Example: Cora is a principal carer parent on NSA with one child. Cora works 22 hours a fortnight as a cashier at a petrol station in her local area. Part-time work is a suitable activity but Cora is not undertaking enough hours to satisfy her mutual obligation requirements in full. Taking this part-time work into account, Cora remains registered with her employment services provider and is set a requirement of 10 job searches a fortnight in order to find a further 8 hours of work a fortnight.
Example: Louise is on NSA and has been assessed as having a partial capacity to work. Louise was fully meeting her mutual obligation requirements as she had been working 30 hours per fortnight at a local pet store. The pet store reduces her hours to 20 hours a fortnight and these hours are expected to last for the next few months. Louise's Job Plan is updated and she is now set 6 job searches per month (as Louise does not have access to a decent labour market within 60 minutes travel time from her home her job search can be reduced) so that she can find a further 10 hours of work a fortnight.
Principal carer parent - Christmas & New Year period
A principal carer parent is not required to undertake job search (or meet any other mutual obligation requirements) during the fortnight that the Christmas public holiday falls. However, they are still required to lodge their statement (1.1.S.350) to DHS for this period in order to report any earnings to stimulate their payment.
Early school leavers
Early school leavers who are meeting their mutual obligation requirements through full-time education or a combination of part-time study and part-time work of 25 hours per week (15 hours of those with part-time mutual obligation requirements) must not have any job search requirements in their Job Plan.
Other circumstances where a job seeker will have no job search requirements
Job search requirements are not required for job seekers undertaking:
- NEIS training or the NEIS programme,
- principal carer parents and job seekers with a partial capacity to work (15-29 per week) who are meeting their mutual obligation requirements through 30 hours per fortnight of paid work (including self-employment), approved study, voluntary work (for principal carers) in limited circumstances or a combination,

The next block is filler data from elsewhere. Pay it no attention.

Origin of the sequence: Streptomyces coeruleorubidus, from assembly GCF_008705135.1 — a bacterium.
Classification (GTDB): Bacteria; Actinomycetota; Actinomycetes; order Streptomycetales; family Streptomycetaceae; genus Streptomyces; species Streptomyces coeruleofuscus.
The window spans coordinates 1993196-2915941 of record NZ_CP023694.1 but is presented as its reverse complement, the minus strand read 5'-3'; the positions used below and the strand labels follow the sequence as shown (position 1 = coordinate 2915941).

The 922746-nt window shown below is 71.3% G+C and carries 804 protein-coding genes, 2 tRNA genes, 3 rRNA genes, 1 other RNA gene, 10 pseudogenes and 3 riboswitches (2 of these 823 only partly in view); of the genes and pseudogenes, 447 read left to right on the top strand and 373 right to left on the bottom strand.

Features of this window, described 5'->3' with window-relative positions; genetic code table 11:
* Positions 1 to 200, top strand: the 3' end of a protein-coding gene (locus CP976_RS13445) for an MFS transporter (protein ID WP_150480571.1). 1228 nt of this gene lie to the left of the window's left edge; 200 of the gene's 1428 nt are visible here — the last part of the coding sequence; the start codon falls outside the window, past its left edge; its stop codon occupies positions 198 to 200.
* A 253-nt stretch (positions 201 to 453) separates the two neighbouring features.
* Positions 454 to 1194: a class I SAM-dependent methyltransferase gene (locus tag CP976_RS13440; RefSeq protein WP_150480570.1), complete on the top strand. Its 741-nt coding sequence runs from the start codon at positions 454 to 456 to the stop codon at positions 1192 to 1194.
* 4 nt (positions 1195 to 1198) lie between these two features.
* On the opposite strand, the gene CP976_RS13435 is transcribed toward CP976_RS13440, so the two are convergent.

- job seekers who are 55 years of age and over who are meeting their full-time mutual obligation requirements through 30 or more hours of paid work (including self-employment), approved voluntary work, or a combination of paid and voluntary work in a fortnight (ways to meet their mutual obligation requirements through these activities depend on the job seeker's age and duration on payment, as outlined in 126.96.36.199),
- early school leavers who are undertaking the required amount of accredited education or training activities (25 hours per week for those with full-time mutual obligation requirements and 15 hours per week for those with part-time mutual obligation requirements).
Act reference: SSAct section 601 Activity test, section 541 Activity test, section 500A Participation requirements, section 731A Activity test, section 607(2) Newstart Employment Pathway Plans-principal carers, section 544C(2) YA Employment Pathway Plans-principal carers, section 603AB Relief from activity test-certain principal carers and people with partial capacity to work, section 541(1B) Certain principal carers and people with partial capacity to work, section 544DA YA Employment Pathway Plans-early school leavers
Policy reference: SS Guide 188.8.131.52 Unsuitable Work, 3.2.9 Mutual Obligation Requirements for NSA/YA Job Seekers - Suitable Activities, 184.108.40.206 Mutual Obligation Requirements for NSA/YA Job Seekers Overview, 220.127.116.11 Who Do Mutual Obligation Requirements Apply to?, 3.1.13 Compliance Framework for Participation Payments, 18.104.22.168 Job Search Overview